Sony’s PlayStation VR is perhaps one of the best VR headsets out there and for more than a few reasons, but one of the main ones is because you can pick one up for significantly less than you can buy the Oculus Rift, HTC Vive or HTC Vive Pro, or any of the Windows Mixed Reality headsets. The one possible downside is that it has just over 100 games for the platform and the headset has been out since October of 2016. So while the headset itself will cost you less than the PC-based options, you will also have less games to choose from.
To some this isn’t going to be a huge deal, especially if you believe in quality over quantity. There are those who will certainly want more games though, and the good thing is that Sony is still committed to the PSVR system and is continuing to crank out new titles, it just might take a little while for Sony to push new content and get it up to speed with titles that are available for the Rift and Vive platforms. All that said, even at only just over 100 game titles, there are some really good options that are out now which users will want to dive into, such as Farpoint, DOOM VFR, or Skyrim VR just to name a few.
On the other side of the coin it is possible that Sony could have been able to launch more PSVR games by now, and the fact that it hasn’t may speak to Sony’s slow efforts. That’s not to say that Sony isn’t doing all it can to release quality VR titles for its platform when it can, but it is worth considering that it may not be putting forth as much effort as HTC or Oculus to enticing developers to build content for the PSVR. Sony’s 100+ titles are likely to be mostly great titles, but looking at the list of Vive-compatible games on Steam just goes to show how far behind Sony is. The 100+ games on PSVR is a drop in the bucket compared to the staggering number of games and VR apps available for the Vive, which according to the list of games on Steam is currently at a staggering 2,887 different pieces of content.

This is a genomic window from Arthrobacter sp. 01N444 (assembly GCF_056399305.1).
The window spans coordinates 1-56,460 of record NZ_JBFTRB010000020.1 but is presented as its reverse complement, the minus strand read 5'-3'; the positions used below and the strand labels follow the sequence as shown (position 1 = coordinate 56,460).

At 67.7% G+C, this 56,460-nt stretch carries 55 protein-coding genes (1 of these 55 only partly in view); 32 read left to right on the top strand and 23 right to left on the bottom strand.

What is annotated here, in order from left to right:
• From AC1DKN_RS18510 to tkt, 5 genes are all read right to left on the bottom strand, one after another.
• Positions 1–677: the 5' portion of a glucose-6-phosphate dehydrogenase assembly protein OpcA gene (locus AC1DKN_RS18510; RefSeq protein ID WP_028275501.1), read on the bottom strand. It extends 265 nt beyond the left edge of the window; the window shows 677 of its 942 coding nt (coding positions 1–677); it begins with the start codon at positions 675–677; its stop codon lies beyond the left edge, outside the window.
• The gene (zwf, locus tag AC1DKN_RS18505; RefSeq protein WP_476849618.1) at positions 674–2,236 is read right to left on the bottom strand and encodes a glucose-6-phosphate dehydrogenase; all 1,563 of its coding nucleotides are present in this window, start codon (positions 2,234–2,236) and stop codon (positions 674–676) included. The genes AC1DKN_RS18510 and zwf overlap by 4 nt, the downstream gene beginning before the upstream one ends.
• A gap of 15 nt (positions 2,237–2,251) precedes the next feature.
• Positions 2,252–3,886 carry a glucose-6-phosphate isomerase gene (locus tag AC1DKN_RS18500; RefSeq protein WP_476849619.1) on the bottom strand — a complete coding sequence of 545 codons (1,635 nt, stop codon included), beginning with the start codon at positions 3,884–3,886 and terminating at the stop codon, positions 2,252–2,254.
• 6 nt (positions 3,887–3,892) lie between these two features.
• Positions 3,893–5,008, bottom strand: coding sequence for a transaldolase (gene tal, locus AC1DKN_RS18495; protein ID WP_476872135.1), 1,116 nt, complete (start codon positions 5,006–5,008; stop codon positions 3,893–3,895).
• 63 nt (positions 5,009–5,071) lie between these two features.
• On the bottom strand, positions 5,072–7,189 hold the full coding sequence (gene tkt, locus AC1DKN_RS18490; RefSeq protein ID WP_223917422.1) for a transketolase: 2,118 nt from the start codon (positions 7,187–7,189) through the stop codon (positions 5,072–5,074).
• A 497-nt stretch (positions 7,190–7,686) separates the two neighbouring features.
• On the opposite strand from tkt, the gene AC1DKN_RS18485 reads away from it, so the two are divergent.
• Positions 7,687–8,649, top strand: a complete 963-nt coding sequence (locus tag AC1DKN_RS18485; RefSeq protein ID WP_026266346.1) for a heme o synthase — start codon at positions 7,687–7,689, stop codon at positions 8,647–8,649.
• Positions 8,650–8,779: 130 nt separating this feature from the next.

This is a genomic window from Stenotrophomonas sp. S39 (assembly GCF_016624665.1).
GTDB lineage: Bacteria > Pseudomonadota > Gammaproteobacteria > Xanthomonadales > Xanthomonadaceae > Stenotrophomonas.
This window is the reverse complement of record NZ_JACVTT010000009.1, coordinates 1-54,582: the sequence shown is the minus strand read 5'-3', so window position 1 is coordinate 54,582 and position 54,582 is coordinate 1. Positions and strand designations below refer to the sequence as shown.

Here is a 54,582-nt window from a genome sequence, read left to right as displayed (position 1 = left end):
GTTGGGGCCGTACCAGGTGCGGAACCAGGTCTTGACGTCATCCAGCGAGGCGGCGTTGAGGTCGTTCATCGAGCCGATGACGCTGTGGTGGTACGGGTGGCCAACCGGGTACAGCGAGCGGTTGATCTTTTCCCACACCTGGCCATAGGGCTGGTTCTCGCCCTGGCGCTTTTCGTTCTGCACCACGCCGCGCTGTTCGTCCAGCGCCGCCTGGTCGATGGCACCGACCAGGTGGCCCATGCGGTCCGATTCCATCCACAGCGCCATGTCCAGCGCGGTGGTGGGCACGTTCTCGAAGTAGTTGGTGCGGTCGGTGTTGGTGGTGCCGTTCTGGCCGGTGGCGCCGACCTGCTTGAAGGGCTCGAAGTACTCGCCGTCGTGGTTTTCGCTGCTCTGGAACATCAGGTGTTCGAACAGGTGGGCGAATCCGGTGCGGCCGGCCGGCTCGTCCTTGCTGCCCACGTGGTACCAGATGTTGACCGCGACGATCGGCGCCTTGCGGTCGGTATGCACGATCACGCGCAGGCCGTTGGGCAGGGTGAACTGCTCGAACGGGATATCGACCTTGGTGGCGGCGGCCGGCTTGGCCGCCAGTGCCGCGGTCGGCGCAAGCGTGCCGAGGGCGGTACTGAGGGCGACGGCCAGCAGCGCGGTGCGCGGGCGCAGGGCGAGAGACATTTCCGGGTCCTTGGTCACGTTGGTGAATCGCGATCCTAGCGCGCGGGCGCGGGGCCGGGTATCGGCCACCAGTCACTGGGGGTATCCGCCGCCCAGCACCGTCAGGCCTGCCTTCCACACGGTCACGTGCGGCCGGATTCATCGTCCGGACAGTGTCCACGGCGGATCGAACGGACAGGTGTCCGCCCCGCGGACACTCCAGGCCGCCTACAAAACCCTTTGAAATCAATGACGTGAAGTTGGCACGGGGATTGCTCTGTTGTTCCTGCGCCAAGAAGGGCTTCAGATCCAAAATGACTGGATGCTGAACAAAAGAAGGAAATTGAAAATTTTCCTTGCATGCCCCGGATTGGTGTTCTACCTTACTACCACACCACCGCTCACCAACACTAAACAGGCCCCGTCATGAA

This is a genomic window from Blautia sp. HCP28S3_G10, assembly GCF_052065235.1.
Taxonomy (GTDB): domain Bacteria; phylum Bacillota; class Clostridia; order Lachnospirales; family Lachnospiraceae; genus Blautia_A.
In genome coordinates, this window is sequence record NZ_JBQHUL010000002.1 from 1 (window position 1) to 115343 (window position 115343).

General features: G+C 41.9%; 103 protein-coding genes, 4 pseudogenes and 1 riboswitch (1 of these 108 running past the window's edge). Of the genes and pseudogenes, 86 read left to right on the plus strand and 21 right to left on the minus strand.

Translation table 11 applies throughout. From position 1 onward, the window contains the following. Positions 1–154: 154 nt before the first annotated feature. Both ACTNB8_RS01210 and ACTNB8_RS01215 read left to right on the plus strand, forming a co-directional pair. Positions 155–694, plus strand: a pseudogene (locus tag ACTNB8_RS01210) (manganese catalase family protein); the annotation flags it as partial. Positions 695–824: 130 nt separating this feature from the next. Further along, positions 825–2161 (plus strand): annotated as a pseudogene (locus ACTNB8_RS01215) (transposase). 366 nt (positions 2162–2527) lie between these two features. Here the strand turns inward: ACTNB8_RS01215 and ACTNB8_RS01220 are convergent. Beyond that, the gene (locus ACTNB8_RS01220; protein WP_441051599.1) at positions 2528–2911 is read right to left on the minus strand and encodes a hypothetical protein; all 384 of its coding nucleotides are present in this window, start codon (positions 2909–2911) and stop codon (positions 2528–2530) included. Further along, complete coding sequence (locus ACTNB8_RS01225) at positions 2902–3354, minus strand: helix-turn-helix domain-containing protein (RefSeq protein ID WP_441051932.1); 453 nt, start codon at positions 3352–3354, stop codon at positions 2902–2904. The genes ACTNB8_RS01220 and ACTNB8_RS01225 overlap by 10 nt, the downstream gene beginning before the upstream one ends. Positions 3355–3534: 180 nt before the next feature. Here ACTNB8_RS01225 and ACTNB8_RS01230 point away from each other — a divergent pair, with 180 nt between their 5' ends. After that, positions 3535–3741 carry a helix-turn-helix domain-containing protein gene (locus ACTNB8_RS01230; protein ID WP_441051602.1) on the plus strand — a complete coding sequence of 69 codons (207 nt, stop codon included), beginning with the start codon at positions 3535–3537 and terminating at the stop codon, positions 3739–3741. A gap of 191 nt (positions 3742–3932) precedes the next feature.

Taking this into consideration, there are a couple of things that should be clear. More developers seem to be interested in making games for the Vive. It’s also likely that building games for the PC VR platforms is easier, or at the very least there is less resistance due to the platform potentially being more open, and if that’s the case then maybe Sony needs to do more to make building VR games for its own platform more inviting to developers.
Putting the number of games aside, the most important factors still remain. Sony’s PSVR is still the cheapest high-end VR headset you can get your hands on and the system which powers it is also cheaper than most if not all VR-ready PCs, and this is important for anyone who wants to dive into VR but doesn’t have a lot of money to invest into it, or simply doesn’t want to invest a lot into it. In addition to this and as mentioned above, Sony is still committed to the PSVR platform and more games will come, so even though the amount of VR titles will probably never come close to the amount available for the Vive, what you will have access to with Sony will all be quality titles. If you’re thinking about getting into VR, grabbing Sony’s option may be the way to go and is at least worth considering.